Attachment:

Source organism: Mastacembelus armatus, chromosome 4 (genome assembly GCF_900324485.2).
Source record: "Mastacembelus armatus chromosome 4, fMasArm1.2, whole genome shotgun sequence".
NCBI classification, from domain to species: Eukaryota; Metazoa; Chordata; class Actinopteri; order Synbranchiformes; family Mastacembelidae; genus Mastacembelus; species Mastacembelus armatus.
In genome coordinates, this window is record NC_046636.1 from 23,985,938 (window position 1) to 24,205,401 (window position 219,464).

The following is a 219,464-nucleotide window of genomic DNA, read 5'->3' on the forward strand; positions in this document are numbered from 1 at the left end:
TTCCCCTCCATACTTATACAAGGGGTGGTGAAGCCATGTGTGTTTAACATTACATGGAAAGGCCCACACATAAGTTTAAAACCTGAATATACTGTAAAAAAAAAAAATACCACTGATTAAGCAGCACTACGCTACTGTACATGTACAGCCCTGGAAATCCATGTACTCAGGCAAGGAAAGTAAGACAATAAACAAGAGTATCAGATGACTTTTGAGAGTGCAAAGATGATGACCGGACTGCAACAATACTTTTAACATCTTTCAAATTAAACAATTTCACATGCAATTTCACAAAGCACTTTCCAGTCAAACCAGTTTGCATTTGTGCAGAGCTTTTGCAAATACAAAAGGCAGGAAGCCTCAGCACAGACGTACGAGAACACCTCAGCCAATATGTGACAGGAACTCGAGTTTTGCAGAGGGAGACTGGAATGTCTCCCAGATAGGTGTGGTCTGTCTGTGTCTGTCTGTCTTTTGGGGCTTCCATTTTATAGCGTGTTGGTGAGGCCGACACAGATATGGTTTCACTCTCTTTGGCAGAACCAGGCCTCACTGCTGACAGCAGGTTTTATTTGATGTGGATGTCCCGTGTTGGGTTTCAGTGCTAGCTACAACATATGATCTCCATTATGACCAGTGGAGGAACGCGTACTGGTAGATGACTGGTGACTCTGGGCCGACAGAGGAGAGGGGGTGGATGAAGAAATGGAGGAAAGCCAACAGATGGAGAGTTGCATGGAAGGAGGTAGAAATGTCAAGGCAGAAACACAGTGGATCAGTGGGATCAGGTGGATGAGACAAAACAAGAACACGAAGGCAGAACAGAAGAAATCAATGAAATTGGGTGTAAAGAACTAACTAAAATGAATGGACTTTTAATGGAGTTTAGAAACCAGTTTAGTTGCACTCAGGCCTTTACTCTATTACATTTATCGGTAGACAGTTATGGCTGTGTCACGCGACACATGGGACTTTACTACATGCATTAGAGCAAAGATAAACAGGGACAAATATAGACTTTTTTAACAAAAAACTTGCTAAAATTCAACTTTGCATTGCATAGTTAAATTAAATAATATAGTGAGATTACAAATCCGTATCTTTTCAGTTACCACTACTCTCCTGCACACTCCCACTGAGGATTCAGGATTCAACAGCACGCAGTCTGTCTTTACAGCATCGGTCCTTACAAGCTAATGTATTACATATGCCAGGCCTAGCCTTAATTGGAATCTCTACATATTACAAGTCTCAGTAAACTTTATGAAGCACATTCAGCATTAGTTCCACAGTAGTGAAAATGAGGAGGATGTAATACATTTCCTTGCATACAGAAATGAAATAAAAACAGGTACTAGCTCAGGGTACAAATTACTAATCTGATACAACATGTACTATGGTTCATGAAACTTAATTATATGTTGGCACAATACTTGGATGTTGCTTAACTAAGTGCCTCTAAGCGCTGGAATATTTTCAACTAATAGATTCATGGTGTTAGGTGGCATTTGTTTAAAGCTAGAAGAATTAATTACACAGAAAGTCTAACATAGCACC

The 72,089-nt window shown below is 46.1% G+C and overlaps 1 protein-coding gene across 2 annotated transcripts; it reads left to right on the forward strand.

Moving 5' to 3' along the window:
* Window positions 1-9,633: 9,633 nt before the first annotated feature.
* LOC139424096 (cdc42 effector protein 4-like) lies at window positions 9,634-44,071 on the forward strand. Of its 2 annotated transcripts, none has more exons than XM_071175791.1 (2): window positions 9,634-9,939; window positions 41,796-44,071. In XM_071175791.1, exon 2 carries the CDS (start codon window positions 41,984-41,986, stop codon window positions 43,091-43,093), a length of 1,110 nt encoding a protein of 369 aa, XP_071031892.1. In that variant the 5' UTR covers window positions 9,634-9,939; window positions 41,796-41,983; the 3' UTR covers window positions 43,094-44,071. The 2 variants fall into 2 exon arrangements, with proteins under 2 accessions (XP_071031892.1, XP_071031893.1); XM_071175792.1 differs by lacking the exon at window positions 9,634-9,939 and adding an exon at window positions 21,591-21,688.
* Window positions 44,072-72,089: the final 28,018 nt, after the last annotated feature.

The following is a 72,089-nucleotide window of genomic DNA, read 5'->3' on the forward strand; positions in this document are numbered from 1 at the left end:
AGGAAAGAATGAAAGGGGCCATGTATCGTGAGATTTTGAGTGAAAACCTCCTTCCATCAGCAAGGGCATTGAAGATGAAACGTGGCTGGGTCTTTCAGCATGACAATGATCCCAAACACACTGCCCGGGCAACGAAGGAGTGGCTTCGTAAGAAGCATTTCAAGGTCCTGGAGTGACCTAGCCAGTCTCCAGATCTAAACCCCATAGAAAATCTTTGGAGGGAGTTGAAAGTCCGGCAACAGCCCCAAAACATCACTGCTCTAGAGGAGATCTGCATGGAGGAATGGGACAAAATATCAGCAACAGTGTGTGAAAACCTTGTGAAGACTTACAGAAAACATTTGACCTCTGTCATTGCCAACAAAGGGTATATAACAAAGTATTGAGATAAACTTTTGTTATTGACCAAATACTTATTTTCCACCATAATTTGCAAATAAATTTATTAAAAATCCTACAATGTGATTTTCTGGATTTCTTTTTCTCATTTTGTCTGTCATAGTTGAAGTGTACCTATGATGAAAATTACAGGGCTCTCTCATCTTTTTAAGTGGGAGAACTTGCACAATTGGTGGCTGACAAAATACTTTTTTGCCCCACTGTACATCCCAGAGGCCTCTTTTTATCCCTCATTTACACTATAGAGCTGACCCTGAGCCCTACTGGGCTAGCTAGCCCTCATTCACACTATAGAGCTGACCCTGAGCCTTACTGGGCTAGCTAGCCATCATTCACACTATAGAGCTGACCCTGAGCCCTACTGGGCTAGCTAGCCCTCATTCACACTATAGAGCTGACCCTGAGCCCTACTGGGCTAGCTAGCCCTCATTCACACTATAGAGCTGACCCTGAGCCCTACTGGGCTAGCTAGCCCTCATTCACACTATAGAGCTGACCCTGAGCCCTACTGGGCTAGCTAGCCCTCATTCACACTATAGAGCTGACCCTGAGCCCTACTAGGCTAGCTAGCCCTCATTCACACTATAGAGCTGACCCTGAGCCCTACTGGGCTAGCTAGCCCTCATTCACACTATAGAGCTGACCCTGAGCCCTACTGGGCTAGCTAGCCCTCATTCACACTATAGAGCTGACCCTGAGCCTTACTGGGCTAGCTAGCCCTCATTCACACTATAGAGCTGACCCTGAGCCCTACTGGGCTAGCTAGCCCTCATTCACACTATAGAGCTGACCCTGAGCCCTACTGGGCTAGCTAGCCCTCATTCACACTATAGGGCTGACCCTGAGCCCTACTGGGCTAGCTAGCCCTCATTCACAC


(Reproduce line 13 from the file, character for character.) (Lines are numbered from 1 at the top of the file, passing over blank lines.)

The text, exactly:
AGGAAAGAATGAAAGGGGCCATGTATCGTGAGATTTTGAGTGAAAACCTCCTTCCATCAGCAAGGGCATTGAAGATGAAACGTGGCTGGGTCTTTCAGCATGACAATGATCCCAAACACACTGCCCGGGCAACGAAGGAGTGGCTTCGTAAGAAGCATTTCAAGGTCCTGGAGTGACCTAGCCAGTCTCCAGATCTAAACCCCATAGAAAATCTTTGGAGGGAGTTGAAAGTCCGGCAACAGCCCCAAAACATCACTGCTCTAGAGGAGATCTGCATGGAGGAATGGGACAAAATATCAGCAACAGTGTGTGAAAACCTTGTGAAGACTTACAGAAAACATTTGACCTCTGTCATTGCCAACAAAGGGTATATAACAAAGTATTGAGATAAACTTTTGTTATTGACCAAATACTTATTTTCCACCATAATTTGCAAATAAATTTATTAAAAATCCTACAATGTGATTTTCTGGATTTCTTTTTCTCATTTTGTCTGTCATAGTTGAAGTGTACCTATGATGAAAATTACAGGGCTCTCTCATCTTTTTAAGTGGGAGAACTTGCACAATTGGTGGCTGACAAAATACTTTTTTGCCCCACTGTACATCCCAGAGGCCTCTTTTTATCCCTCATTTACACTATAGAGCTGACCCTGAGCCCTACTGGGCTAGCTAGCCCTCATTCACACTATAGAGCTGACCCTGAGCCTTACTGGGCTAGCTAGCCATCATTCACACTATAGAGCTGACCCTGAGCCCTACTGGGCTAGCTAGCCCTCATTCACACTATAGAGCTGACCCTGAGCCCTACTGGGCTAGCTAGCCCTCATTCACACTATAGAGCTGACCCTGAGCCCTACTGGGCTAGCTAGCCCTCATTCACACTATAGAGCTGACCCTGAGCCCTACTGGGCTAGCTAGCCCTCATTCACACTATAGAGCTGACCCTGAGCCCTACTAGGCTAGCTAGCCCTCATTCACACTATAGAGCTGACCCTGAGCCCTACTGGGCTAGCTAGCCCTCATTCACACTATAGAGCTGACCCTGAGCCCTACTGGGCTAGCTAGCCCTCATTCACACTATAGAGCTGACCCTGAGCCTTACTGGGCTAGCTAGCCCTCATTCACACTATAGAGCTGACCCTGAGCCCTACTGGGCTAGCTAGCCCTCATTCACACTATAGAGCTGACCCTGAGCCCTACTGGGCTAGCTAGCCCTCATTCACACTATAGGGCTGACCCTGAGCCCTACTGGGCTAGCTAGCCCTCATTCACAC